Dominican Sisters of Peace: ‘A Chapel is Reborn as a Gift to the Community it Served’
Watertown, MA: Rosary Manor was founded in 1888 as an outgrowth of Dominican Sisters of St. Catharine, KY. Mother Regina of the Kentucky Dominicans, now the Dominican Sisters of Peace, sent seven Sisters to Watertown, MA, to help manage the new schools in the parish. Over the more than 130 years that the Sisters of Rosary Manor served the people of the Boston Diocese, they founded more than 20 ministries, including schools, community outreach, and an ecology center at Crystal Spring.
As the long history of Rosary Manor draws to a close, the Sisters made a final gift to the religious community in the diocese by donating their chapel furnishings to Sr. Mark’s Church in Dorchester, MA. Sr. Blaise Flynn has prepared a reflection about this special gift.
On the feast of St. Catherine, Fr. Joseph Linh T. Nguyen, pastor of St. Mark’s Church in Dorchester, arrived with several of his parishioners to move the Rosary Manor chapel to its new home in the basement of St. Mark’s church. There is a very large and long-standing Vietnamese community connected to the church, as well as a newly-arrived Irish community, many of whom still speak Gaelic. They have four masses every Sunday, and many standing-room only.
These Chapel furnishings were not only needed by this church community, but helped us Sisters to make a very meaningful connection for us as well, given our long-standing ties with our Vietnamese sisters and associates.
Fr. Nguyen, who will be ordained 20 years on Pentecost, has wonderful memories attending TET celebrations at Rosary as a young priest, and of course, we are happy to help welcome the increasing number of Irish immigrants who have historically been such a rich part of our church and our congregation.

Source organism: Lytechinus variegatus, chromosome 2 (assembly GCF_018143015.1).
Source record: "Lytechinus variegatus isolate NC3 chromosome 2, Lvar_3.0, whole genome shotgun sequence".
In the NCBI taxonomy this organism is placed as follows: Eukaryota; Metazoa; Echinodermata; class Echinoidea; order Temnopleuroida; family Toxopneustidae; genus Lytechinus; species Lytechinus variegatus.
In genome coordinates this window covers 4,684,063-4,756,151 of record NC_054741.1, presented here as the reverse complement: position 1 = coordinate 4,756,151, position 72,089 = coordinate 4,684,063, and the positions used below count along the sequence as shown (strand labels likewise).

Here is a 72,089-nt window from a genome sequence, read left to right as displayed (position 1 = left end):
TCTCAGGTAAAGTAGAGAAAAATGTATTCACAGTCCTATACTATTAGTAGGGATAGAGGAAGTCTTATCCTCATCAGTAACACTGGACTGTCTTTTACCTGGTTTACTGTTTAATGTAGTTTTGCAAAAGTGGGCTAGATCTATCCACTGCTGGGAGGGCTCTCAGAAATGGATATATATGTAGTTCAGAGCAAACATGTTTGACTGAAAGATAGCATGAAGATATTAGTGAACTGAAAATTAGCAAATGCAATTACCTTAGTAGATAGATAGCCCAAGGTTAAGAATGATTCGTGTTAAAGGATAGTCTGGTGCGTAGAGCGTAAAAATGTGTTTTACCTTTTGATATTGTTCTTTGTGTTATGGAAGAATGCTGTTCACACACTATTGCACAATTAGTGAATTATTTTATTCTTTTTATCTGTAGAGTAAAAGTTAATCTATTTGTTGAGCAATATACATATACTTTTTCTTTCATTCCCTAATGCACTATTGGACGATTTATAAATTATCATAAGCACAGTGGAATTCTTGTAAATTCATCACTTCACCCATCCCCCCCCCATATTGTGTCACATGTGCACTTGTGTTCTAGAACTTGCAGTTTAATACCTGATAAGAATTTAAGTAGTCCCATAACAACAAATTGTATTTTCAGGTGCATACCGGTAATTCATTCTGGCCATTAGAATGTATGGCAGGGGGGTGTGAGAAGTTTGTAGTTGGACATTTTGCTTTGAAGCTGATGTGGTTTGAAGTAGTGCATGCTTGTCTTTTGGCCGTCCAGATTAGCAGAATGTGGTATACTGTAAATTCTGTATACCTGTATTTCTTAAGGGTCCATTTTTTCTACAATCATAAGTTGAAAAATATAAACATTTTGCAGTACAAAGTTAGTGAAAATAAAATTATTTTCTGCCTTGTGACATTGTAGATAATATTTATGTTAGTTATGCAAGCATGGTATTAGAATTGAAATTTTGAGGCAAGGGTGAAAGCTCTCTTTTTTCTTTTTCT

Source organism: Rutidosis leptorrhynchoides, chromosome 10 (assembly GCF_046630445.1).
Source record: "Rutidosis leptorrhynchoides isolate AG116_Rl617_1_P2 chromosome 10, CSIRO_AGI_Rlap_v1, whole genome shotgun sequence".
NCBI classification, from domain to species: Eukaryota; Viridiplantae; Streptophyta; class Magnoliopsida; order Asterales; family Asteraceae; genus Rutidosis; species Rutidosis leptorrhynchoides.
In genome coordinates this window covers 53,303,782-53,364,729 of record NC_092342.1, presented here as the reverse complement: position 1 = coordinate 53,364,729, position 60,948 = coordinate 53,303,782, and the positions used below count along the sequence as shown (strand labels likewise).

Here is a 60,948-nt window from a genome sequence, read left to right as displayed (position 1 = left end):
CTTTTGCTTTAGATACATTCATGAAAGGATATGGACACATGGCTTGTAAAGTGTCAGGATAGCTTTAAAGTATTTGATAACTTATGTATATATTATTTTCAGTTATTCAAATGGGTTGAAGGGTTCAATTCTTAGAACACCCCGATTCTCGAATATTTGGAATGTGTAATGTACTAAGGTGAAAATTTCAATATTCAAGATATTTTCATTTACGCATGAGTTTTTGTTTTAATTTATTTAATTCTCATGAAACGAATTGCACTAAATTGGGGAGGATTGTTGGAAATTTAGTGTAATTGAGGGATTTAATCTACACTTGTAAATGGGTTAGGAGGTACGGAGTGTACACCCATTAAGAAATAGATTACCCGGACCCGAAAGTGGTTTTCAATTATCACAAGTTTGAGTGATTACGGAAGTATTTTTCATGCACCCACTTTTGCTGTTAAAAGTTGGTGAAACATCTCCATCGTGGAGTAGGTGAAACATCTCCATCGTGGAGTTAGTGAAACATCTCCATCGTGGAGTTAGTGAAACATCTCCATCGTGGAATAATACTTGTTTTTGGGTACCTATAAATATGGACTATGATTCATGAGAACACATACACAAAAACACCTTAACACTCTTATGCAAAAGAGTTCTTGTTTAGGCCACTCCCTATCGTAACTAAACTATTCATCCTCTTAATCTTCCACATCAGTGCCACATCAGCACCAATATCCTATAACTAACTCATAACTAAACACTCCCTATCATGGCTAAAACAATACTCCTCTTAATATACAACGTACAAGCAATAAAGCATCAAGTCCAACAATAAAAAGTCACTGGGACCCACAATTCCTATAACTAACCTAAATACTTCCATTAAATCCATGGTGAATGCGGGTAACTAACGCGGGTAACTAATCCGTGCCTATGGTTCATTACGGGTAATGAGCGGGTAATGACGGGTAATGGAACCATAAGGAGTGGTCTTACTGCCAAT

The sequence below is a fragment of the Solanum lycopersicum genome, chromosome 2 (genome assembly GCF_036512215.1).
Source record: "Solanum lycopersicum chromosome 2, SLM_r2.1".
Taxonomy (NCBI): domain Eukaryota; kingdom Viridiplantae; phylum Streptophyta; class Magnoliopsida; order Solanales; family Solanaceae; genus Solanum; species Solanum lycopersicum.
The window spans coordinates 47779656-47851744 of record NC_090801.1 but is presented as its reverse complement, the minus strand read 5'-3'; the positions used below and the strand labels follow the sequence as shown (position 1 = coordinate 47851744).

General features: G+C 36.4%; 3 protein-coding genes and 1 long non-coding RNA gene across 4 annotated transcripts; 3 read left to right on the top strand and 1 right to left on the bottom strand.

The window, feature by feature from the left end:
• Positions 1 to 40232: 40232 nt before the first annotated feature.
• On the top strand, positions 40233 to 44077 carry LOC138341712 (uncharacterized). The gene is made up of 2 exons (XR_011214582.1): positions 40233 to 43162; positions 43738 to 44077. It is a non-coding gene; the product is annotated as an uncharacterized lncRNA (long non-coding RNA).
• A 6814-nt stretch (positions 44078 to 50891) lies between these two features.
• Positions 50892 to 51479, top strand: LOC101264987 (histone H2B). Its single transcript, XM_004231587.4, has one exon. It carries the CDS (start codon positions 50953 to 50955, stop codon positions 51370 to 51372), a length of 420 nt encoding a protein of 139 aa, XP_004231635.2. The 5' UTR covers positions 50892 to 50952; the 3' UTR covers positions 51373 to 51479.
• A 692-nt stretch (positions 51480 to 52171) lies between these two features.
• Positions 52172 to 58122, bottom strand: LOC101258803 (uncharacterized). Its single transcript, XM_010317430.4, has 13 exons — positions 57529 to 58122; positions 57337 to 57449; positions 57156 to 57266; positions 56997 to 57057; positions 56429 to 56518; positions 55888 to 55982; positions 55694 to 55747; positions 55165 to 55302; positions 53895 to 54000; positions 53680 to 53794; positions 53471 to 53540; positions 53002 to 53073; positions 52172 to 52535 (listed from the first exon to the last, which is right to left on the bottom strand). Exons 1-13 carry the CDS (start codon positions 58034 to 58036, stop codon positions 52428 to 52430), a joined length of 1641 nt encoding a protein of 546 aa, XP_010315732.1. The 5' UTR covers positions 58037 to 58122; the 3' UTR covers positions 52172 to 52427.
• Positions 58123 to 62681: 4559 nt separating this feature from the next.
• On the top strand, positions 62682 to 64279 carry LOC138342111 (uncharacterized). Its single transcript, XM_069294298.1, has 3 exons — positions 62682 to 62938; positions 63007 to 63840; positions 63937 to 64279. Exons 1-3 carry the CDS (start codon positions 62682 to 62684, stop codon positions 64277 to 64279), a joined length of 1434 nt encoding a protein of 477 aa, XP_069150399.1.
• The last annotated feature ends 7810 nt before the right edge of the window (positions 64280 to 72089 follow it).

As the contingent, garbed in masks and gloves, entered the chapel, their eyes lit up with delight. Phont, one of the older members, went straight to the organ and began to play. We asked him where he had learned to play so beautifully, and he explained that when he first came here from Vietnam, he was sad and lonely. One day he found a discarded organ. He figured out how to fix it up and then taught himself to play.
Phont is the music minister at St. Marks and Fr. Nguyen proudly boasts that there is nothing he cannot do, including plumbing, electrical work and carpentry. Phont was a dentist in Vietnam and his father was also a dentist with the U.S. Army, but when he came to this country, his life’s work was no longer an option for him.
Later in the day there was beautiful music coming from the dining room. Phont was in his glory, playing the grand piano while several of us sat mesmerized at the music coming from this piano that has been mostly silent for years. Over the course of the next few days they dismantled the organ and the piano, carefully moved them to St. Marks, and reassembled them.
These days were bittersweet, but we were blessed to see the excitement, joy, and gratitude of those preparing to give birth to our beloved chapel in a new space.
In one room we had collected all the crucifixes from the rooms in the house. When the men entered the room, they were quite taken with the collection of crucifixes. Fr. Nguyen explained to us that many of his parishioners had no crucifixes for their homes and that he would make sure that they were given to families who would treasure them. It was touching to see how reverently the men packed these sacred items away.
Statues, conference room tables and chairs, tools, air conditioners, ladders were also packed on the truck. It was a pleasure to watch them, as they worked hard and with an obvious sense of joy. The pastor worked as hard as any of them. It was obvious he liked his parishioners and that they liked him.
It was a symphony of sorts, and when all was said and done, we found ourselves feeling as grateful and happy as they did. God’s grace is a wonderful thing.
As they were preparing to leave, a young man shyly approached Sr. Kathleen and asked if there might be a statue of the Blessed Mother that he could have for his wife. The only statue left at this point was one Kathleen had on the dresser in her room which she of course promptly retrieved it and gave it to him.
On Saturday we ordered take-out Chinese food and set up a table in the now-empty chapel. We broke bread, we reminisced, and somehow the impending move began to feel less daunting and more a part of an ordained plan.
The Rosary Manor Ministry of the Dominican Sisters of Peace will be closing later this year.